The drop 10 (-10) is considered a light swinging bat where the balance point in the stick is more toward the hands. The drop 9 (-9) and drop 8 (-8) are considered end loaded where that extra ounce (or two) is added toward the end of the barrel which forces the balance point more toward the end cap. Hence the end load.
The Drop 10
The Drop 9
The Drop 8
(At the time of this writing, we found the 2016 Easton Fastpitch Mako TORQ from $389 to $399 on Amazon. Check here for a price update).
In the baseball, fastpitch and slow pitch game (where the TORQ was released in 2015) the rotating handle required such divergence from tradition that its uptake has been, to put it nicely, lackluster. Anyone who knows the actual Easton sales numbers, and wants to keep their job, isn’t going to tell us much, but look no further than the massive unloading many major retailers did on the 2015 TORQ insomuch that just a few short weeks ago the TORQ was less expensive than the MAKO. Better yet, go to your local little league or high-school game and see if you can find one. If you do then they are few and far between.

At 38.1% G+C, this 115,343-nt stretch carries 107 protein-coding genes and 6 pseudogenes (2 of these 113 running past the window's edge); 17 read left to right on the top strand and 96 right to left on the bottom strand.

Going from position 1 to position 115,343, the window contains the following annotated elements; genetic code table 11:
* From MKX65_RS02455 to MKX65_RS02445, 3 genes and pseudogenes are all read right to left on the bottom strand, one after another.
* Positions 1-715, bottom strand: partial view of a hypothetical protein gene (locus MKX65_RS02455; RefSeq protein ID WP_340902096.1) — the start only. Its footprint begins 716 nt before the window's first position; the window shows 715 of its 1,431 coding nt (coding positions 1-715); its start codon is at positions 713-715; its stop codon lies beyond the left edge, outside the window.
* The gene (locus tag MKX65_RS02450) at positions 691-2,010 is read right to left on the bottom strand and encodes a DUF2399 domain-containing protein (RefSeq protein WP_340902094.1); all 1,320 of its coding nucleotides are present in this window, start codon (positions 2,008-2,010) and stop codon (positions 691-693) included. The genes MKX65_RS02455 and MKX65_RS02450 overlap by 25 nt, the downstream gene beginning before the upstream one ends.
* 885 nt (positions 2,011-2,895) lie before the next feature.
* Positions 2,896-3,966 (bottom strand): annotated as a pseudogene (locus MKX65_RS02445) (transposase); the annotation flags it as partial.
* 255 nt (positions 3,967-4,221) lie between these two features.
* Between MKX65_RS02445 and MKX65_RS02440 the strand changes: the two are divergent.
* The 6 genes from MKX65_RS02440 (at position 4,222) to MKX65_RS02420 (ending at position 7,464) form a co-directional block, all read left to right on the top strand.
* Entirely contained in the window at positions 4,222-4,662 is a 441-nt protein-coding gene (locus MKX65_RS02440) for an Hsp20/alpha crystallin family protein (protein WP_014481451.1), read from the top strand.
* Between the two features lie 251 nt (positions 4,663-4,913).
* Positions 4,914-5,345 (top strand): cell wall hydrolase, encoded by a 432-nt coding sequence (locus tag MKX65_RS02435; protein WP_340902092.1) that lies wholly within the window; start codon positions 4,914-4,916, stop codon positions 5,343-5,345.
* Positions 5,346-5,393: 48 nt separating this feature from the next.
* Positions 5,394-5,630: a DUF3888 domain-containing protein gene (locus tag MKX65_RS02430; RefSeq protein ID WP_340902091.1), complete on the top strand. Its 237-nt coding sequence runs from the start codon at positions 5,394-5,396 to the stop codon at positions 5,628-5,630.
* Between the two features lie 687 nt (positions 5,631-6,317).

Yet we can’t help but really like the bat. Not in spite of the technology but because of it. Those on the inside at Easton must think so too. Why? Look no further than their 2016 line up of fastpitch and baseball bats. The TORQ technology has been expanded to the FS3, a new Hybrid, and a couple end loaded versions.
The TORQ story is far from over and those who wrote off the bat tech due to its ho-hum acceptance must have been at least slightly bewildered at Easton’s doubling down of the technology in 2016. We are not sure if the market’s tipping point to a revolutionary technology in a game built on tradition will be found somewhere in 2016 but we are confident of this: The TORQ technology has given us a lot to write about. And, it would appear, spurred a 50 gallon drum of industry wide bat innovations that should shape the market for years to come (e.g. smartBat).